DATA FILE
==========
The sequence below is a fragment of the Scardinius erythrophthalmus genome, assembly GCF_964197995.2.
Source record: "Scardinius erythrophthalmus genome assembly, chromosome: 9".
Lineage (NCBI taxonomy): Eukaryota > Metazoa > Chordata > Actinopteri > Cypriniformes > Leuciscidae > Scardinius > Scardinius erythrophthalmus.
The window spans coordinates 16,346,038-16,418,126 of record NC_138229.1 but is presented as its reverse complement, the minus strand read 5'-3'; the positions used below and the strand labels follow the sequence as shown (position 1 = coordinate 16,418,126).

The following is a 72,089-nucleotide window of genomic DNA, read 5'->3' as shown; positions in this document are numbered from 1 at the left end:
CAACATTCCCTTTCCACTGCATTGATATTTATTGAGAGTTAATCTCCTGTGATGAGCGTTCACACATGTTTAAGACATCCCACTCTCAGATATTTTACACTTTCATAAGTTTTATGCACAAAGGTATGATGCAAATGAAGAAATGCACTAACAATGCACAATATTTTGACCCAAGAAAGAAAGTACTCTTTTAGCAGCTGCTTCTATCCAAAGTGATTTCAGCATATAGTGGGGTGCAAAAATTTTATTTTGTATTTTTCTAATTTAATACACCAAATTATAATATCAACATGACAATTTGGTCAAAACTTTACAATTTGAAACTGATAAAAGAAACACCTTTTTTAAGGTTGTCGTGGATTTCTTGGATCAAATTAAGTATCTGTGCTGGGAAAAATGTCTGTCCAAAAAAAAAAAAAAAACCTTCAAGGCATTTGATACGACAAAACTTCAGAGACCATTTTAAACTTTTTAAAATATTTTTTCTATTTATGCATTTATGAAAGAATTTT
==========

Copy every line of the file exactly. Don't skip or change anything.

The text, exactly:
The sequence below is a fragment of the Scardinius erythrophthalmus genome, assembly GCF_964197995.2.
Source record: "Scardinius erythrophthalmus genome assembly, chromosome: 9".
Lineage (NCBI taxonomy): Eukaryota > Metazoa > Chordata > Actinopteri > Cypriniformes > Leuciscidae > Scardinius > Scardinius erythrophthalmus.
The window spans coordinates 16,346,038-16,418,126 of record NC_138229.1 but is presented as its reverse complement, the minus strand read 5'-3'; the positions used below and the strand labels follow the sequence as shown (position 1 = coordinate 16,418,126).

The following is a 72,089-nucleotide window of genomic DNA, read 5'->3' as shown; positions in this document are numbered from 1 at the left end:
CAACATTCCCTTTCCACTGCATTGATATTTATTGAGAGTTAATCTCCTGTGATGAGCGTTCACACATGTTTAAGACATCCCACTCTCAGATATTTTACACTTTCATAAGTTTTATGCACAAAGGTATGATGCAAATGAAGAAATGCACTAACAATGCACAATATTTTGACCCAAGAAAGAAAGTACTCTTTTAGCAGCTGCTTCTATCCAAAGTGATTTCAGCATATAGTGGGGTGCAAAAATTTTATTTTGTATTTTTCTAATTTAATACACCAAATTATAATATCAACATGACAATTTGGTCAAAACTTTACAATTTGAAACTGATAAAAGAAACACCTTTTTTAAGGTTGTCGTGGATTTCTTGGATCAAATTAAGTATCTGTGCTGGGAAAAATGTCTGTCCAAAAAAAAAAAAAAAACCTTCAAGGCATTTGATACGACAAAACTTCAGAGACCATTTTAAACTTTTTAAAATATTTTTTCTATTTATGCATTTATGAAAGAATTTT